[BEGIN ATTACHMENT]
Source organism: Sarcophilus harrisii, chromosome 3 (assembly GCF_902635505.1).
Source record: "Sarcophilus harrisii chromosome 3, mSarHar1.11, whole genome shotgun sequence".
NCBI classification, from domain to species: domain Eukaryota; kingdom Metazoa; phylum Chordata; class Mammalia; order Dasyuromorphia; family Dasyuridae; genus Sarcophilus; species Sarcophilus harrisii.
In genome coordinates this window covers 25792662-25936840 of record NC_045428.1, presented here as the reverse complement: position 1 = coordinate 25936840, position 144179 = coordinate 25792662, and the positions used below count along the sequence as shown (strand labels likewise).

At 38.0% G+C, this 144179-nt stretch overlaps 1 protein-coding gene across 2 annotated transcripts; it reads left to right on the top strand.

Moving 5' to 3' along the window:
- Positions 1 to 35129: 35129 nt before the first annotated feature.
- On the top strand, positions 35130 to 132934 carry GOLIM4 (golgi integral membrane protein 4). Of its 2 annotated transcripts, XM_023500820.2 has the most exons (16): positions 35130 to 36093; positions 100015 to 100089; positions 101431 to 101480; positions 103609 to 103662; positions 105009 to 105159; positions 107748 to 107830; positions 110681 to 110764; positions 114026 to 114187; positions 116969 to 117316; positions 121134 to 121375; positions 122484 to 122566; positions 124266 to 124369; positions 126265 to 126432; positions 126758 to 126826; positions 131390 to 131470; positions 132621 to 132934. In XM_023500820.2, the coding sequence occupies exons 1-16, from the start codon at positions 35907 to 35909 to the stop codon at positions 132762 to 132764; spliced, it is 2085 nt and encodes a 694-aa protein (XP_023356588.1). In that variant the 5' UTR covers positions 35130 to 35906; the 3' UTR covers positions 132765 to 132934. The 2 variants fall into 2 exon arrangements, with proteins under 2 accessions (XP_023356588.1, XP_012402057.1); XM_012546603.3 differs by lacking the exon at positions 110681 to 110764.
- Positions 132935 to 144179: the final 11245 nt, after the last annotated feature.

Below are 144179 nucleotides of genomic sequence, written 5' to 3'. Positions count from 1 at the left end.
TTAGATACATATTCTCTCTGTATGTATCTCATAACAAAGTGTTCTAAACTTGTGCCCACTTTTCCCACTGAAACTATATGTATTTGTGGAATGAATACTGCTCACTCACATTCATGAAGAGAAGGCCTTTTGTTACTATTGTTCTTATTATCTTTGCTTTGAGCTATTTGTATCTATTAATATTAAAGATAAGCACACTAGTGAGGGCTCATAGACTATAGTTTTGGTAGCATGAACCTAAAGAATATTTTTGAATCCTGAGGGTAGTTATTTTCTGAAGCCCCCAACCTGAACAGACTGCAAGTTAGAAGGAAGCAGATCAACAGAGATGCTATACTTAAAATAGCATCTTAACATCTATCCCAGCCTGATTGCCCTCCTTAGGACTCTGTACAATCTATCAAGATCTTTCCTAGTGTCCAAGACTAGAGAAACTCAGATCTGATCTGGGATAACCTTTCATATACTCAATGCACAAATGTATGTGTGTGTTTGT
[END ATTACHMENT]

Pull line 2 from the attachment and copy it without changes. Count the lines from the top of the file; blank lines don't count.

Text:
Source record: "Sarcophilus harrisii chromosome 3, mSarHar1.11, whole genome shotgun sequence".